But if Otto is a symbol, he’s also an individual. Almost every minority is subject to stereotyping, and I wanted to get beyond that. It’s very easy to fall into a trap where a minority character is defined by his or her minority status: either a negative stereotype or a saintly character that mostly exists to teach the non-minority main character some kind of lesson.
For Otto Digmore, that meant my writing him warts and all. It also meant giving him a sex life, because — let’s face it — with some minorities, that can sometimes be the most subversive thing a writer can do.
In The Otto Digmore Difference, Otto is twenty-six years-old and an actor in Los Angeles, trying to make it as a sitcom star. In other words, he’s trying to bring diversity to Hollywood even as I’m trying to bring it to LGBT fiction.
I first wrote about Otto mostly because I thought he would make a good character, not because I was trying to make a “point.” But I am proud of the fact that I had a sense of where society was heading before a lot of other people did — even on issues that didn’t apply directly to me. I think that’s actually a big part of a writer’s job.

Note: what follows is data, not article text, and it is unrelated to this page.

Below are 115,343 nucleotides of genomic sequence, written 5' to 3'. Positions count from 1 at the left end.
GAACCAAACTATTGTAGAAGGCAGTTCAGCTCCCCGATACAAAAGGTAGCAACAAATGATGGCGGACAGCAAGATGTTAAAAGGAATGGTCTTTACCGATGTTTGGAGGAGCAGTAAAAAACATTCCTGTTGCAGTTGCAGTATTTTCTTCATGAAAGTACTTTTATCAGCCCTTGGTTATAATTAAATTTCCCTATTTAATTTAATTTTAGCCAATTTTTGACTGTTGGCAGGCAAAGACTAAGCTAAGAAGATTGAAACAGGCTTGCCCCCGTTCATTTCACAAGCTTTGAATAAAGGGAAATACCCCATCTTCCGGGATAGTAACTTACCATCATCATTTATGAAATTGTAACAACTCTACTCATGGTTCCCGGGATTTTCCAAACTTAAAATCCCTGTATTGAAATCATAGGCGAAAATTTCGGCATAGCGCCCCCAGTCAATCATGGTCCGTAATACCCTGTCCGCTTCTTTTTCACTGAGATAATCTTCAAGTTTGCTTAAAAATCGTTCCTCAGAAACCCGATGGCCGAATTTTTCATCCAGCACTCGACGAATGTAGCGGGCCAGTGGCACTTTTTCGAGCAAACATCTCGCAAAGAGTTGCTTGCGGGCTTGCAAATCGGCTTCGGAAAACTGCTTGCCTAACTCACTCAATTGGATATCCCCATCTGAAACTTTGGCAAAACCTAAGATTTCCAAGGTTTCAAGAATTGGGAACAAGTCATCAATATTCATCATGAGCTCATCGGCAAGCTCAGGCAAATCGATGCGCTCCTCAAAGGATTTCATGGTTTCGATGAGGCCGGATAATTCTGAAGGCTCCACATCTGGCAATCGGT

Is the timing finally right for Otto? I hope so, because this was one of the most satisfying books I’ve ever written.
About the Author
BRENT HARTINGER is an author and screenwriter. His 2003 novel Geography Club was adapted as a 2013 feature film co-starring Scott Bakula, and is now being developed as a television series. He has won both the Lambda and GLAAD Media Award, and been nominated for the Edgar Award. Visit him at brenthartinger.com.
I have a number of paperbacks, most of which are signed, to giveaway. Over the between now (11 Mar 2017) and 31 Mar 2017, every comment on the blog (this post and all other new posts), will be entered to win 1 of these paperbacks. There are also some misc swag items, so there will be a few packs of these to give away as well.
Thank you so much for your support over the last 4 years. Prism will be closing its doors on 1 April 2017. All content will remain available, but no new content will appear after 31 Mar 2017. As such all request forms have been turned off. Again Thank you,